Big Jake

Big-Jake-rev

Big Jake  (1971)    National General Pictures/Western    RT: 110 minutes    Rated PG (violence, language, child in peril)    Director: George Sherman    Screenplay: Harry Julian Fink and R.M. Fink    Music: Elmer Bernstein    Cinematography: William H. Clothier    Release date: May 26, 1971 (US)    Cast: John Wayne, Richard Boone, Patrick Wayne, Christopher Mitchum, Bruce Cabot, Maureen O’Hara, Bobby Vinton, Glenn Corbett, John Doucette, Jim Davis, John Agar, Harry Carey Jr., Gregg Palmer, Jim Burk, Dean Smith, Robert Warner, Jeff Wingfield, Everett Creach, Roy Jenson, Virginia Capers, Hank Worden, Ethan Wayne, William Walker, Bernard Fox.      Box Office: $7.5 million (US)

 

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 Big Jake is more than your typical shoot ‘em up-style western; it’s an elegy to a dying time and type of hero. Set in the year 1909, director George Sherman (in his final film) opens with old newsreel footage showing scientific advancements of the early 20th century like the automobile, airplanes and moving pictures. Life in big cities changed in a big way while things remained more or less the same in the West. Most folks still got around on horses and six-shooters were still the weapon of choice. This is certainly true in the case of Big Jake McCandles, the rough-and-tough protagonist who’s called into action after his grandson is kidnapped by a vicious gang of outlaws led by John Fain (Boone, Have Gun – Will Travel).

 The abduction follows a raid on the McCandles ranch in which several people are killed or injured. The gang leaves a note demanding a $1 million ransom for the boy. Both the state militia and Texas Rangers offer their services but family matriarch Martha (O’Hara, The Quiet Man) decides that only a harsh and unpleasant person is capable of handing such harsh and unpleasant business. That would be her estranged husband Jake, a gunfighter who roams the west his faithful canine companion Dog. He arrives by train and agrees to deliver the ransom to the kidnappers. He’s been away so long, he didn’t even know he had a grandson.

 Big-JakeJake sets off for Mexico with an old friend, an Apache named Sam (Cabot, King Kong) and two of his sons, James (real life son Patrick) and Michael (Mitchum, son of El Dorado co-star Robert Mitchum). His two sons still resent him for leaving their mother but they agree to help him because of the kid.

 What’s most interesting about Big Jake is how the title character adheres to the old ways while his one son tools around on a motorcycle and carries an automatic weapon in his holster. Big Jake represents a dying breed of hero, one that relies on skill rather than modern technology to get the job done. One of the movie’s best scenes occurs early on when the Rangers, en route to the rendezvous point ahead of Jake and his men (on horseback), run right into an ambush. The gang easily puts their cars out of commission. Then Jake shows up and saves the day. Maybe his sort isn’t so obsolete after all.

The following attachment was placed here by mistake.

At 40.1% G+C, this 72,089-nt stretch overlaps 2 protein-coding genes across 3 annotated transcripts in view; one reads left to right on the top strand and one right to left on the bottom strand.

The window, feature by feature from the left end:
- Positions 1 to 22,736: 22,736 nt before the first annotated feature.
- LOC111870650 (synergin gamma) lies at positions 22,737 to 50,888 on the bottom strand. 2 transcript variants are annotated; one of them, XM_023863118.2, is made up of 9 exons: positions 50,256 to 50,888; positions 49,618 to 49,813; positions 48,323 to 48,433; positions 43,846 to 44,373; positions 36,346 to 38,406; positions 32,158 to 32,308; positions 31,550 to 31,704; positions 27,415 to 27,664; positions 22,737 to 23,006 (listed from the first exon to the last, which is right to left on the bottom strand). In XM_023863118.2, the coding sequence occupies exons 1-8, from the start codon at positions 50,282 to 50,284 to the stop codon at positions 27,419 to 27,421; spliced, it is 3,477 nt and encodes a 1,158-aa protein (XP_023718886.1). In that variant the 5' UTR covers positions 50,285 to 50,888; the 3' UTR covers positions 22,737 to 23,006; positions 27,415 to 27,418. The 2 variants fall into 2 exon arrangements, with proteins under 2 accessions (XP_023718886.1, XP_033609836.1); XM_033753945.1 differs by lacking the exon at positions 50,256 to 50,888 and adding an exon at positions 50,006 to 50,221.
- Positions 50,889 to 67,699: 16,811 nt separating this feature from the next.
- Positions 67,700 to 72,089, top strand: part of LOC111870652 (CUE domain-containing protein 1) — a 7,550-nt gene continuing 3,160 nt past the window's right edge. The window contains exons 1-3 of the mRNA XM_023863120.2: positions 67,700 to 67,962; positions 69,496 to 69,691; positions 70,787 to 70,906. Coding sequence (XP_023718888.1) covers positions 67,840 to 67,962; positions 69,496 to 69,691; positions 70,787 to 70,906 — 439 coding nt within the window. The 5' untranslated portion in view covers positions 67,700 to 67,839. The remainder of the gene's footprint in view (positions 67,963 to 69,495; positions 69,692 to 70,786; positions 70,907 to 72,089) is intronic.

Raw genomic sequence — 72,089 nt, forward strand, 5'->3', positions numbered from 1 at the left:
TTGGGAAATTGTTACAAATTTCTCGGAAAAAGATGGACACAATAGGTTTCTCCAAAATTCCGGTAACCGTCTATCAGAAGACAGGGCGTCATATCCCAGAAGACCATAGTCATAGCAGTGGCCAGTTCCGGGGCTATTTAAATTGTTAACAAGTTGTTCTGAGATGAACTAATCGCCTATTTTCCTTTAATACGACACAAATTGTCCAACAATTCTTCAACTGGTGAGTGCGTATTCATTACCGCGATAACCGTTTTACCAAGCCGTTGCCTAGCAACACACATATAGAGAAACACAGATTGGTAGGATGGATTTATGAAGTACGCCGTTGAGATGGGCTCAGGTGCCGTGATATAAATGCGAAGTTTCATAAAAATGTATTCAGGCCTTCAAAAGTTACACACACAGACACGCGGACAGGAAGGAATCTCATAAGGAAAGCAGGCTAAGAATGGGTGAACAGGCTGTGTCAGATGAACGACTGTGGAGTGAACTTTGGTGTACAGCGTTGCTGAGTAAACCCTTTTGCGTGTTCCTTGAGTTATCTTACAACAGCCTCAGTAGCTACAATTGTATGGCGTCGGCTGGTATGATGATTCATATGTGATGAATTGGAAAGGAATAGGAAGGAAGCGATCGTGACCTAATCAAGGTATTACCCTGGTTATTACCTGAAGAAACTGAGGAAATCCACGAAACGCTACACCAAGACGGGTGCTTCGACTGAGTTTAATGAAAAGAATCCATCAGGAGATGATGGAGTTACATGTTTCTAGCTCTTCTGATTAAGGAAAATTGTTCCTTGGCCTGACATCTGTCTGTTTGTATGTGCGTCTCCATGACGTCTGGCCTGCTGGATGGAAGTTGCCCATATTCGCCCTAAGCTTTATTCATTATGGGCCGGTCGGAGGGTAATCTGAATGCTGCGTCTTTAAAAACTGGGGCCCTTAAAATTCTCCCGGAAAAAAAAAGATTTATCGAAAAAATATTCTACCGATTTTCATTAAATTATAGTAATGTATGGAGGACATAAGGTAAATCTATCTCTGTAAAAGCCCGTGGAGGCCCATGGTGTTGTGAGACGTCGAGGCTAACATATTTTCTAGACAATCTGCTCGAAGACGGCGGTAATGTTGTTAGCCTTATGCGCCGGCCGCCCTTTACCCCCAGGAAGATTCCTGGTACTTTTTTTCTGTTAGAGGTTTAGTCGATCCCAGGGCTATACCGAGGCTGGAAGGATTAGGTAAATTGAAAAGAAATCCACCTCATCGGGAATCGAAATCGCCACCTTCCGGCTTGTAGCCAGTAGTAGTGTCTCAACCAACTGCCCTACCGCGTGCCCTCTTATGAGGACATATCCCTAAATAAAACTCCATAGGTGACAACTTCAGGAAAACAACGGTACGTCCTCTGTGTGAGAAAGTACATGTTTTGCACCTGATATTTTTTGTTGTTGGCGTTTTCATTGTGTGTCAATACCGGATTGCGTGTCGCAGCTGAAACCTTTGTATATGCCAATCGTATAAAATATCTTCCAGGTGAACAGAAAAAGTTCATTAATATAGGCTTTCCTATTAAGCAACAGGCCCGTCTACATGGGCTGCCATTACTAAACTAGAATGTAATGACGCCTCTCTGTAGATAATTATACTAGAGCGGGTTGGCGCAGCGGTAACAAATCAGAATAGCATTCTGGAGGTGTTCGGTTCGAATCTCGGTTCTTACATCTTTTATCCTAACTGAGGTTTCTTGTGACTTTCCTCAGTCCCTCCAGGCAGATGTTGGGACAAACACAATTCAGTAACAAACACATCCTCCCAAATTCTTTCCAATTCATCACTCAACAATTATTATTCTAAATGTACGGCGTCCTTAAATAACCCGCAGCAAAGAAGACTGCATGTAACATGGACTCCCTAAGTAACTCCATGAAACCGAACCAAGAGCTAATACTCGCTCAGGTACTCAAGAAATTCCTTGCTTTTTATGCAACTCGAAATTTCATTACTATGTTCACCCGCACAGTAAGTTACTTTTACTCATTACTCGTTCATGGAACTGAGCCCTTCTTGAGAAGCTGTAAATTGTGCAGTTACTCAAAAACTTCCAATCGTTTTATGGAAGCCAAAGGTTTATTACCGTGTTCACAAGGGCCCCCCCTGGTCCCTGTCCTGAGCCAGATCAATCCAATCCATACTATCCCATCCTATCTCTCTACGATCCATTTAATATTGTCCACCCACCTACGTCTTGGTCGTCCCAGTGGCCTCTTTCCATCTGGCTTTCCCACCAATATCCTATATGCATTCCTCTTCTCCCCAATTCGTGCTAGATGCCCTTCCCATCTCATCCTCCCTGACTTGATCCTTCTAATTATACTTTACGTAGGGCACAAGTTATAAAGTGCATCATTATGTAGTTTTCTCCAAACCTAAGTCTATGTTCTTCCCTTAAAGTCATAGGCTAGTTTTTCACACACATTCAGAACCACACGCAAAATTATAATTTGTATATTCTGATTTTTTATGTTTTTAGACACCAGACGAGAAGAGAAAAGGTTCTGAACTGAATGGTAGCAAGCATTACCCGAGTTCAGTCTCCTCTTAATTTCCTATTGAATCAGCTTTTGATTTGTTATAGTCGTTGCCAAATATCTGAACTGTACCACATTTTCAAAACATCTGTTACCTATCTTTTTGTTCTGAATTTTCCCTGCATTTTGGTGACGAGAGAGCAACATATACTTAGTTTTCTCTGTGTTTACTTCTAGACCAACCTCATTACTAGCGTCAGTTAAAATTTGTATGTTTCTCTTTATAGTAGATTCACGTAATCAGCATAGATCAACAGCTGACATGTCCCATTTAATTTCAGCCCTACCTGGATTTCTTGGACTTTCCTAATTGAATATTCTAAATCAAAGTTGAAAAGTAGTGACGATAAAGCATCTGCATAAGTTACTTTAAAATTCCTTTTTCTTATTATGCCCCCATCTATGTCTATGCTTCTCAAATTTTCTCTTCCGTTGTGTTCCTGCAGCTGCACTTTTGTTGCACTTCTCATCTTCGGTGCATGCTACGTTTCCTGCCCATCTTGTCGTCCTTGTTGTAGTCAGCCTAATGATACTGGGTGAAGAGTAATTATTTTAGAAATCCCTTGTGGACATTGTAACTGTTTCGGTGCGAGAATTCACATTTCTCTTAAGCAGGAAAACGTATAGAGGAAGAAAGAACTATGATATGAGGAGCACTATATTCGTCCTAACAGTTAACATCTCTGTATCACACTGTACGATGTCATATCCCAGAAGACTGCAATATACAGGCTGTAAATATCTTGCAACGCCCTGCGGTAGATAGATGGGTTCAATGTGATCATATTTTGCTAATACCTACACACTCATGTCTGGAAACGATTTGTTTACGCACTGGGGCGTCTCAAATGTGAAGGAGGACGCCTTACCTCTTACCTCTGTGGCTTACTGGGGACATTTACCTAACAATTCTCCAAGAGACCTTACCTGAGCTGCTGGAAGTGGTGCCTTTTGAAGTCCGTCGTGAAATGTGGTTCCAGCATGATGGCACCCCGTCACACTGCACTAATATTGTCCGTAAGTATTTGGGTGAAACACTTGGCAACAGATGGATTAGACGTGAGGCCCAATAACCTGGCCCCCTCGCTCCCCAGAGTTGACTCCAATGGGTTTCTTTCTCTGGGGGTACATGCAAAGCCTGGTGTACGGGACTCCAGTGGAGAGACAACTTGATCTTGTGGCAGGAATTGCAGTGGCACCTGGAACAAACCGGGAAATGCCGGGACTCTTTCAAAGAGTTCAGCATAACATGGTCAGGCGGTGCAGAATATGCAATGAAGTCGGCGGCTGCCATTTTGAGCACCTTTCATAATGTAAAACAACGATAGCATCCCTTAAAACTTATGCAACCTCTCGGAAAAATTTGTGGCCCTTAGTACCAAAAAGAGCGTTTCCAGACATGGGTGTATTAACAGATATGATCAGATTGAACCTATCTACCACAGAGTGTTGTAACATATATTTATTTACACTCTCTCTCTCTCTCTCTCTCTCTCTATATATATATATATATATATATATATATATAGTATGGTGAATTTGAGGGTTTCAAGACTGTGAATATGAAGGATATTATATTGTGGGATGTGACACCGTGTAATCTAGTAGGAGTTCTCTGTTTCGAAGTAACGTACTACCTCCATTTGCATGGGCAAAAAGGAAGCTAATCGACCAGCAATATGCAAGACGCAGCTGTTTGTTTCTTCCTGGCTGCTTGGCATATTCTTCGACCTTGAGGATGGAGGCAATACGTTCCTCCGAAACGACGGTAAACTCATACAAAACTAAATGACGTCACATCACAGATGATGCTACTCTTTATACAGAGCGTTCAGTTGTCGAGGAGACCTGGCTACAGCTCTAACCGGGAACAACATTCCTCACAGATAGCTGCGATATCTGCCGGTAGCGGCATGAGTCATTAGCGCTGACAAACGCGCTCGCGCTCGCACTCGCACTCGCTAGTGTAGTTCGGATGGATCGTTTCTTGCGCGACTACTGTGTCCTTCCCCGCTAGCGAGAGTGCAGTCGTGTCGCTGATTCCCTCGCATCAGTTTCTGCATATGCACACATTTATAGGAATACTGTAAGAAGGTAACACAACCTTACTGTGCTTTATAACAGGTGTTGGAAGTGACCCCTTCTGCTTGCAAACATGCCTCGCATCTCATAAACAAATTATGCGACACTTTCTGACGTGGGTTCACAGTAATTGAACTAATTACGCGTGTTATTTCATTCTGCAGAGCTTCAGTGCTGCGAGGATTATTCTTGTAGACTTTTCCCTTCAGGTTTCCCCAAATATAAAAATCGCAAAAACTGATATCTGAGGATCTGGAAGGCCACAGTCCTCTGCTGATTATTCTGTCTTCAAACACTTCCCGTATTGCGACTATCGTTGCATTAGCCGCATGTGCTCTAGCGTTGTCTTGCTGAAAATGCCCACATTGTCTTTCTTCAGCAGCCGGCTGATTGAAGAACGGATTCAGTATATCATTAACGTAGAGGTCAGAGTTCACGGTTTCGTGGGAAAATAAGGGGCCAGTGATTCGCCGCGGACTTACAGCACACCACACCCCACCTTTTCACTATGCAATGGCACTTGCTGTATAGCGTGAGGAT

Once again, John Wayne easily commands the movie. His character is a total bad ass. A running joke has people saying “I thought you were dead” when they realize who they’re talking to. Jake typically responds (in that familiar Wayne drawl), “Not hardly.” Boone is very good as the lead villain, the head of a gang comprised on the biggest dirtbags in the West. One guy (Palmer, Chisum) wields a machete. Another fellow (Burk) likes shooting people in the back. It just makes it all the more gratifying when Big Jakes takes all of them down. It’s cool to see Wayne work with his real-life son and grandson (who plays reel-life grandson Little Jake) as well as the son of a co-star. In addition, who doesn’t love seeing him work with O’Hara (it’s their fourth collaboration)? She’s only in it a short time but she’s divine as always.

 The action scenes are well-mounted, especially the sequence where they defend the strongbox holding the ransom money against another gang. Big Jake has a great cast too. The score by Elmer Bernstein (The Magnificent Seven) is terrific. It augments the action very well. The only thing I don’t like about Big Jake is the fate of Dog. SPOILER ALERT! He gets killed at the end. It didn’t ruin the movie for me but you all know how I feel about such things. Other than that, Big Jake is great fun with just a hint of sadness about a fading time and hero-type. If you ask me, John Wayne is immortal. His type will always live on in our memories if not on the silver screen. 

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